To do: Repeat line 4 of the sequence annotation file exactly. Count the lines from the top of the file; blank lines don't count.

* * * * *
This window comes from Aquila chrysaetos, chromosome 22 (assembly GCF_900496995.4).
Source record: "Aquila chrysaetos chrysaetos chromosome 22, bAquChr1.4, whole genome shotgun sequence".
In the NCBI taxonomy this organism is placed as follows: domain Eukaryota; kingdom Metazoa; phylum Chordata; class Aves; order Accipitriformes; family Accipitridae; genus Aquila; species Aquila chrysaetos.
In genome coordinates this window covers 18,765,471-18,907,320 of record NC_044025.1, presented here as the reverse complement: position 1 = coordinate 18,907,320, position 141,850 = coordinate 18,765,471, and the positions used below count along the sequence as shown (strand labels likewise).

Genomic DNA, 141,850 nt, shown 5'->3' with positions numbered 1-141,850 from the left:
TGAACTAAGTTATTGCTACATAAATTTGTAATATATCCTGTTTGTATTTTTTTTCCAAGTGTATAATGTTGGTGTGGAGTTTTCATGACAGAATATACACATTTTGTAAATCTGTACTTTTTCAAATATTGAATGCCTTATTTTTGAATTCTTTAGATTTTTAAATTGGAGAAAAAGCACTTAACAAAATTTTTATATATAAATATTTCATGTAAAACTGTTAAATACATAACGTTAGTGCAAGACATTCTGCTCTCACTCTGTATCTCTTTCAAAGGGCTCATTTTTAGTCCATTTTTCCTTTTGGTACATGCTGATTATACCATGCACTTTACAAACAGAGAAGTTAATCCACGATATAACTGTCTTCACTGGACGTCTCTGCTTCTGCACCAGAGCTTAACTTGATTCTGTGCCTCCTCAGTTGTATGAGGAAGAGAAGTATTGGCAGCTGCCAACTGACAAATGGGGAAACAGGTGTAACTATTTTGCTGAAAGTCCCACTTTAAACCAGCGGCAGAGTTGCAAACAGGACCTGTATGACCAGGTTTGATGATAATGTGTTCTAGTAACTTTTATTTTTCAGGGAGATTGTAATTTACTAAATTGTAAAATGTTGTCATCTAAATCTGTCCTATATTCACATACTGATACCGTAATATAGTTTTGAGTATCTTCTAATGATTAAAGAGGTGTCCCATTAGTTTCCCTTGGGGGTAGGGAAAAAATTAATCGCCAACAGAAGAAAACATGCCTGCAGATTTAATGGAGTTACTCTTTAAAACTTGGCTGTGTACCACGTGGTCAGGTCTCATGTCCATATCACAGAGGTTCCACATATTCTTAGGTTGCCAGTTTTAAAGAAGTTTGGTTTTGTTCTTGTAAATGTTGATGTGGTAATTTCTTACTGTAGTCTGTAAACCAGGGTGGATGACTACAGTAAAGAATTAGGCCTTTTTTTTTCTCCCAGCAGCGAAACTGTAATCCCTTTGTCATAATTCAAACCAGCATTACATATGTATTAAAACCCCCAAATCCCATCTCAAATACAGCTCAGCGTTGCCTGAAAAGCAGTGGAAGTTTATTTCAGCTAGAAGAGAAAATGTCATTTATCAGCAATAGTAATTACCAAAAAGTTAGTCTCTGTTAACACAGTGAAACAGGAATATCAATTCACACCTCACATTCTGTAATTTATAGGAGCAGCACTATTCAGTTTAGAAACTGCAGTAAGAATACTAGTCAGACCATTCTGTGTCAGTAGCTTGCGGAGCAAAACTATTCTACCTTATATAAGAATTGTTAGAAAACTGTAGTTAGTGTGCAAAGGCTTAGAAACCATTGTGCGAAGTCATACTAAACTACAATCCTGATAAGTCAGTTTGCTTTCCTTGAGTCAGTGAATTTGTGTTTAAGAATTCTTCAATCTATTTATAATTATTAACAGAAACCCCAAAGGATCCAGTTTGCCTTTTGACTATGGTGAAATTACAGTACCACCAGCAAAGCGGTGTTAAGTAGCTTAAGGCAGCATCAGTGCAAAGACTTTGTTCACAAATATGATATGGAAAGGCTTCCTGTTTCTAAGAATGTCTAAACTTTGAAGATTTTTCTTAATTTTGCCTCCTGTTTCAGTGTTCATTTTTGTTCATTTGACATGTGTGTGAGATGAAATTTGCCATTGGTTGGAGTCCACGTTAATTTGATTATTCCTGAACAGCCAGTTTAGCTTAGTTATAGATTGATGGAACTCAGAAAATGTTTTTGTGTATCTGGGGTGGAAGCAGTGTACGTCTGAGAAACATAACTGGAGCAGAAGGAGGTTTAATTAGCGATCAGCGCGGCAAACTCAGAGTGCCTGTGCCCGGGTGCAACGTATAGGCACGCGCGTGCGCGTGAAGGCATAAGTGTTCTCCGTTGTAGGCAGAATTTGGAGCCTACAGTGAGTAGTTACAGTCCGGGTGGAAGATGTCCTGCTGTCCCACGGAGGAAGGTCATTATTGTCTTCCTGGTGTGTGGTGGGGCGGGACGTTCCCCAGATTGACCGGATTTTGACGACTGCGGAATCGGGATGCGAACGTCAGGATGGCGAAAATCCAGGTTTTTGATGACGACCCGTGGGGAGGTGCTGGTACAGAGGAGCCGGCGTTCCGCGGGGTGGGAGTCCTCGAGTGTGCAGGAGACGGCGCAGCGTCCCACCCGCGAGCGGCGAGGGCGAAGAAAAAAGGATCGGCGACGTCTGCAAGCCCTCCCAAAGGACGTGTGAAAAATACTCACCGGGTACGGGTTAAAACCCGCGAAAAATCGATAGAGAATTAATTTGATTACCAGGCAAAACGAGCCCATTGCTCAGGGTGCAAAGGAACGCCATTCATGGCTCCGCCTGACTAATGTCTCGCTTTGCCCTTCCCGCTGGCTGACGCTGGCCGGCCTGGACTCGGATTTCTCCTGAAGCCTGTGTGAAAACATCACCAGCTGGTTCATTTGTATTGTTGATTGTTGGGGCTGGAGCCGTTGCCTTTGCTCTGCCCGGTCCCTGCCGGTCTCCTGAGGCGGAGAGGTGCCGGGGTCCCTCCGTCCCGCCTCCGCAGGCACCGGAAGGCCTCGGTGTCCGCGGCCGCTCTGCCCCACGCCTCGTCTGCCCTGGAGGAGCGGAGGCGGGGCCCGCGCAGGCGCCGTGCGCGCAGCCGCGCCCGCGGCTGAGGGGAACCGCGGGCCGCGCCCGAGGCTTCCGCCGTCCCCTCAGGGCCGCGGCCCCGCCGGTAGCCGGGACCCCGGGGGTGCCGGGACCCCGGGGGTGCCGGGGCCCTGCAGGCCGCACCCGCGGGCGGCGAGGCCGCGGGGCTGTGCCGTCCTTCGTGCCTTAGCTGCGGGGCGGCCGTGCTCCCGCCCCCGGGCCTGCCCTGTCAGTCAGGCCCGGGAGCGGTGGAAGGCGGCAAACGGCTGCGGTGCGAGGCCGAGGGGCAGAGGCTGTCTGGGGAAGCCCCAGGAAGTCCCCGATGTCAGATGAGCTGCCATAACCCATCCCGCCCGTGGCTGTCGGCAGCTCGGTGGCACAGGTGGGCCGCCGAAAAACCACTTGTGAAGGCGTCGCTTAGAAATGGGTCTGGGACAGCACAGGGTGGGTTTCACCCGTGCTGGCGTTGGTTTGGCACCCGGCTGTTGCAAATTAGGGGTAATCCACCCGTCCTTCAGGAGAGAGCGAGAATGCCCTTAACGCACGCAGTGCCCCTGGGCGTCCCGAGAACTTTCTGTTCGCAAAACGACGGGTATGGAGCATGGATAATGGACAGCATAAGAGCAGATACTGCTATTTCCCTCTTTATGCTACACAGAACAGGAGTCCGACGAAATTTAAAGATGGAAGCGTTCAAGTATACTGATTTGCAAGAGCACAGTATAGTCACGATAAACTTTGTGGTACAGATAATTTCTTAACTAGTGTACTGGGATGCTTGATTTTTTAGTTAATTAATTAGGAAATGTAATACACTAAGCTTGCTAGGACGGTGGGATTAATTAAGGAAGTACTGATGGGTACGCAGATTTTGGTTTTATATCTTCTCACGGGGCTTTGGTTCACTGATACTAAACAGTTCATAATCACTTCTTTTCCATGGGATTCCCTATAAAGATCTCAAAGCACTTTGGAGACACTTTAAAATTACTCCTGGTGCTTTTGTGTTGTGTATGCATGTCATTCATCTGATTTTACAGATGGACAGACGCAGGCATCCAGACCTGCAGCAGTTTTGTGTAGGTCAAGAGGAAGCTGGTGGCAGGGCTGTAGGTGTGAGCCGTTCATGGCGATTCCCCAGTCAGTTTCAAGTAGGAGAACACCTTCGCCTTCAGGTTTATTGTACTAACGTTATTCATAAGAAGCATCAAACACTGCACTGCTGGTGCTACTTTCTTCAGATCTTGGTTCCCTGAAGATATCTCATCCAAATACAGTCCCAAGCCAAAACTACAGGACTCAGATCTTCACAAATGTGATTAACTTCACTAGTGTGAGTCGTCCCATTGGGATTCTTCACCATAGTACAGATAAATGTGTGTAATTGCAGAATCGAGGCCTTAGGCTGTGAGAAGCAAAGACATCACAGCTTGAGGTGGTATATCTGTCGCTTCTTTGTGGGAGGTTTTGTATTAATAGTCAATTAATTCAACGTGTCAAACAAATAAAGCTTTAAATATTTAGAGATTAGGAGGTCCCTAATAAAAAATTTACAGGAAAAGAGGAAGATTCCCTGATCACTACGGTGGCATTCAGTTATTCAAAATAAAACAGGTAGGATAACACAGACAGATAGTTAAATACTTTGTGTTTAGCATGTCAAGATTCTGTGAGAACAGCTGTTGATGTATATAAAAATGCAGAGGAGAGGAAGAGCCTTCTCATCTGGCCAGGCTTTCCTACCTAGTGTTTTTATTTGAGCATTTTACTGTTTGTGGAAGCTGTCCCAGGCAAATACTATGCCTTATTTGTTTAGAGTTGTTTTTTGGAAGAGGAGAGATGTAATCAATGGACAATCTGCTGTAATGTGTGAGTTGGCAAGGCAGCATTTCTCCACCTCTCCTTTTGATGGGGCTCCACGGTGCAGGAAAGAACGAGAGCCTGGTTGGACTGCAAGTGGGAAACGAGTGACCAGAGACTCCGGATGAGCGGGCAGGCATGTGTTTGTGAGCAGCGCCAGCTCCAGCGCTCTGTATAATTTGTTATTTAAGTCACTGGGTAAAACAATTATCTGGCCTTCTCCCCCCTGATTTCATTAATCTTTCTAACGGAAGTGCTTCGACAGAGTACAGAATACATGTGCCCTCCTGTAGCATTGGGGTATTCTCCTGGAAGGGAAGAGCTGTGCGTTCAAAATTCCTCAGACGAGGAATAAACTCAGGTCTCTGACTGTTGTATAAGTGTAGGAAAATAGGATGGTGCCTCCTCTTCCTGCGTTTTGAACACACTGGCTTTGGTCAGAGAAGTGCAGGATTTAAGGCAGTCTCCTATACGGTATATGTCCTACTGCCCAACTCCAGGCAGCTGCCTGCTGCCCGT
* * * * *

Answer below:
In genome coordinates this window covers 18,765,471-18,907,320 of record NC_044025.1, presented here as the reverse complement: position 1 = coordinate 18,907,320, position 141,850 = coordinate 18,765,471, and the positions used below count along the sequence as shown (strand labels likewise).